She's the top:
[t]heatre producer Vinton Freedley saw her perform and invited her to audition for the role of San Francisco café singer Kate Fothergill in the new George and Ira Gershwin musical Girl Crazy. Upon hearing her sing "I Got Rhythm", the Gershwins immediately cast her, and Merman began juggling daytime rehearsals with her matinee and evening performance schedule at the Palace.http://en.wikipedia.org/...
Girl Crazy opened on October 14, 1930 at the Alvin Theatre, where it ran for 272 performances. The New York Times noted Merman sang "with dash, authority, good voice and just the right knowing style," while The New Yorker called her "imitative of no one." Merman was fairly blasé about her notices, prompting George Gershwin to ask her mother, "Have you ever seen a person so unconcerned as Ethel?", and he made her promise never to work with a singing teacher.
Anything Goes proved to be the first of five Cole Porter musicals in which Merman starred. In addition to the title song, the score included "I Get a Kick Out of You", "You're the Top", and "Blow Gabriel Blow". It opened on November 21, 1934 at the Alvin Theatre, and the New York Post called Merman "vivacious and ingratiating in her comedy moments, and the embodiment of poise and technical adroitness" when singing "as only she knows how to do." Although Merman always had remained with a show until the end of its run, she left Anything Goes after eight months to appear with Eddie Cantor in the film Strike Me Pink. She was replaced by Benay Venuta, with whom she enjoyed a long but frequently tempestuous friendship.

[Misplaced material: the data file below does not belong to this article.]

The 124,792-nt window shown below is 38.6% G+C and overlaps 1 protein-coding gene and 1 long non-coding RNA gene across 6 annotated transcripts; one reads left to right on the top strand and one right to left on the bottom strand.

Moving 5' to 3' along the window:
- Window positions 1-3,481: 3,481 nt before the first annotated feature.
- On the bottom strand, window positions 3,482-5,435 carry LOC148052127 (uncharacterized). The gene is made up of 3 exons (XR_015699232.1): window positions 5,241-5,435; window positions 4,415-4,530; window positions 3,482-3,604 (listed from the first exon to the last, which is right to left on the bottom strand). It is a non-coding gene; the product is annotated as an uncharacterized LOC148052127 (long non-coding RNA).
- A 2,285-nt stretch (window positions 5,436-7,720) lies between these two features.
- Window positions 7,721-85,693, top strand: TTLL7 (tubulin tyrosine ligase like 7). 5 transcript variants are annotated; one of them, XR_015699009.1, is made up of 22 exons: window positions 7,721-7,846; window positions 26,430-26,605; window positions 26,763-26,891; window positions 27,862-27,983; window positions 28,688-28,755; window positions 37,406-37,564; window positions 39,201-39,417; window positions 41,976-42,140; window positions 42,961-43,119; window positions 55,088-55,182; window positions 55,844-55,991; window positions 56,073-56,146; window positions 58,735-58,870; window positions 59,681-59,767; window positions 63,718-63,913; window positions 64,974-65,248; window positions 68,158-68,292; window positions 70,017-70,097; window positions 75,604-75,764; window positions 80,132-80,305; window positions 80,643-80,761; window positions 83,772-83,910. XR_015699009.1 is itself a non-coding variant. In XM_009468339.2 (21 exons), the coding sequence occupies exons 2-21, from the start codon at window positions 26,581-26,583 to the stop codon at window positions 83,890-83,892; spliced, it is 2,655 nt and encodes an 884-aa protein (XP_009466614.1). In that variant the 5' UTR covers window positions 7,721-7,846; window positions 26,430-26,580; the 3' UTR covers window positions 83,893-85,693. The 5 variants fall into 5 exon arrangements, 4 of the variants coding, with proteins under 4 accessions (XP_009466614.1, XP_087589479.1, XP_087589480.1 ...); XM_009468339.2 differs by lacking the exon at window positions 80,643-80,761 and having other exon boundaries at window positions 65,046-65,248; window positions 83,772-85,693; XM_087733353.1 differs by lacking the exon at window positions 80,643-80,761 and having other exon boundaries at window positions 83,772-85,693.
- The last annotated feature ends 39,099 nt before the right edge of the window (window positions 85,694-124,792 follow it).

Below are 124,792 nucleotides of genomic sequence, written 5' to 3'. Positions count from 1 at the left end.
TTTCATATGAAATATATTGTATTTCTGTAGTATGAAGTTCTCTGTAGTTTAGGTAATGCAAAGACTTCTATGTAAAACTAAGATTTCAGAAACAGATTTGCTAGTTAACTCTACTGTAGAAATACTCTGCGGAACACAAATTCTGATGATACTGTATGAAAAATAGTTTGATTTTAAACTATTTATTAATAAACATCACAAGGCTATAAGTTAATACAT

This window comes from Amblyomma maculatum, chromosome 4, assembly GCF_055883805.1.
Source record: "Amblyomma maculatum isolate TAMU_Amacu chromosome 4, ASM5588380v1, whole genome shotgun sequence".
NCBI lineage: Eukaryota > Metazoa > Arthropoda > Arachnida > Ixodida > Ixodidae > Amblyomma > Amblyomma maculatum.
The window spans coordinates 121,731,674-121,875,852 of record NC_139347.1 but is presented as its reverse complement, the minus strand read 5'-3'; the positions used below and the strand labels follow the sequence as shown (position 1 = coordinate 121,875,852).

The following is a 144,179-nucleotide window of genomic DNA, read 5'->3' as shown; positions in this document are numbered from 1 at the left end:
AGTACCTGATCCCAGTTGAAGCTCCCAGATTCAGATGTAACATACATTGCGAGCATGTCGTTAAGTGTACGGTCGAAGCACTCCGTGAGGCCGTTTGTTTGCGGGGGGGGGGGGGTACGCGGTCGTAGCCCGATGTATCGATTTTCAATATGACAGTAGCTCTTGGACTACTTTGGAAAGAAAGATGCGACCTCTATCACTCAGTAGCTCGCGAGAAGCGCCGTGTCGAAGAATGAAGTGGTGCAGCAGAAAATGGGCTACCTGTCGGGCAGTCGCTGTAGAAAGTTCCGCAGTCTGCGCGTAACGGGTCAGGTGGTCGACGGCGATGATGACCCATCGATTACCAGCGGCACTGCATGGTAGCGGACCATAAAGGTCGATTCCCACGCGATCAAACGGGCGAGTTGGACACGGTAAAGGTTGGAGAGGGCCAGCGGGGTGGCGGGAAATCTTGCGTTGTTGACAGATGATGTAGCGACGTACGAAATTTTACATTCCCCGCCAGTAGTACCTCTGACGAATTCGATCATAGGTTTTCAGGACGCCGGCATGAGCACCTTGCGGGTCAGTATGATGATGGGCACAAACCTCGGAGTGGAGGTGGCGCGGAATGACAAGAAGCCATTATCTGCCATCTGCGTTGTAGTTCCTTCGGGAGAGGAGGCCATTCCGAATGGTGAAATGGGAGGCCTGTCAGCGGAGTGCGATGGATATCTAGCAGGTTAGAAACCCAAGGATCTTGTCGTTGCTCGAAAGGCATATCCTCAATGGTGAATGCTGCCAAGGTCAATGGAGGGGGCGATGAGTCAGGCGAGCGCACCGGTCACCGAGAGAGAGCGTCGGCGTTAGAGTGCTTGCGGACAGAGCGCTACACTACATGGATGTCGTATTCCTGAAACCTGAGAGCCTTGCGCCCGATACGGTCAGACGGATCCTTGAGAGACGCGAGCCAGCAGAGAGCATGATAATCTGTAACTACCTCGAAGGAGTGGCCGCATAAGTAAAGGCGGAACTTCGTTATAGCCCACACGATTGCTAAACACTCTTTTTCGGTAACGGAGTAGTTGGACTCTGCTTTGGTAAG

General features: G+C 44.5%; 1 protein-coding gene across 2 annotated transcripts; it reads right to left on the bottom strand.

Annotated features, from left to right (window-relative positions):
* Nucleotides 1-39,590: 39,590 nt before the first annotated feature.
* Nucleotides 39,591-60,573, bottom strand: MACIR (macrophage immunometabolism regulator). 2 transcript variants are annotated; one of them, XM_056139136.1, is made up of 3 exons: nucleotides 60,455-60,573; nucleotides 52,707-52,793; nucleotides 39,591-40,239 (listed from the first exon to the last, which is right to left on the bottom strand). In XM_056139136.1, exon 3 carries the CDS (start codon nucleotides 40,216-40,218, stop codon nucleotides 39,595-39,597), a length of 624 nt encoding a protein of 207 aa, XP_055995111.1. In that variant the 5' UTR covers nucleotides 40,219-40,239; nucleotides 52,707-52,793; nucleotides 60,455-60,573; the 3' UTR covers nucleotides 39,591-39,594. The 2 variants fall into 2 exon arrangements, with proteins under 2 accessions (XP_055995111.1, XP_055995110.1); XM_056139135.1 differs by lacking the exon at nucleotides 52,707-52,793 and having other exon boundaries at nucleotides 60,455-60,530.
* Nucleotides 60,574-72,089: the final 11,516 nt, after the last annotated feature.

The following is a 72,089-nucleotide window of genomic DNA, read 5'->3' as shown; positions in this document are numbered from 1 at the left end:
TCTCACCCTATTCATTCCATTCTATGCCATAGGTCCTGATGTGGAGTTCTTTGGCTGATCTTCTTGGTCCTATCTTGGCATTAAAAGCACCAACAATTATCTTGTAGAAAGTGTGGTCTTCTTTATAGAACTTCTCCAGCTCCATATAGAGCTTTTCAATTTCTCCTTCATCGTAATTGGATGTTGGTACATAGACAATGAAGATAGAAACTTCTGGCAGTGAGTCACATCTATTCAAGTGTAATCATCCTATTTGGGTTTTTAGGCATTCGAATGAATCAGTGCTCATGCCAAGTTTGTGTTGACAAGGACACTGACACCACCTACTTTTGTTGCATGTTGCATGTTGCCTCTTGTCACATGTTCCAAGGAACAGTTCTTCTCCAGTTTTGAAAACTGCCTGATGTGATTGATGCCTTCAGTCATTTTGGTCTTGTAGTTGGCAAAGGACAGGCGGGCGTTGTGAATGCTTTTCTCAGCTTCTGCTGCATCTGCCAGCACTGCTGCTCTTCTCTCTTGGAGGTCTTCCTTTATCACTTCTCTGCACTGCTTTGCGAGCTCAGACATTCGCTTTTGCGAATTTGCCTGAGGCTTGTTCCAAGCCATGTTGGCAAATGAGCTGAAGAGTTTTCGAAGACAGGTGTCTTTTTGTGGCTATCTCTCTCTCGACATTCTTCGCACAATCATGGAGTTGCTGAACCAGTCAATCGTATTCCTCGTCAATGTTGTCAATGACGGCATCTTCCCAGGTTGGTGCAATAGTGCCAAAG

Merman initially was overlooked for the 1936 screen adaptation of Anything Goes when Bing Crosby insisted his wife Dixie Lee be cast as Reno Sweeney opposite his Billy Crocker, but when she unexpectedly dropped out of the project Merman was given the opportunity to reprise the role she had originated on stage. From the beginning, it was clear to Merman the film would not be the enjoyable experience she had hoped it would be. The focus was shifted to Crosby, leaving her very much in a supporting role. Many of Porter's ribald lyrics were altered to conform to the guidelines of the Motion Picture Production Code, and "Blow Gabriel Blow" was eliminated completely, replaced by a song Merman was forced to perform in a headdress made of peacock feathers while surrounded by dancers dressed as Chinese slave girls. The film was completed $201,000 over budget and seventeen days behind schedule, and Richard Watts, Jr. of the New York Herald Tribune described it as "dull and commonplace," with Merman doing "as well as possible" but unable to register "on the screen as magnificently as she does on the stage."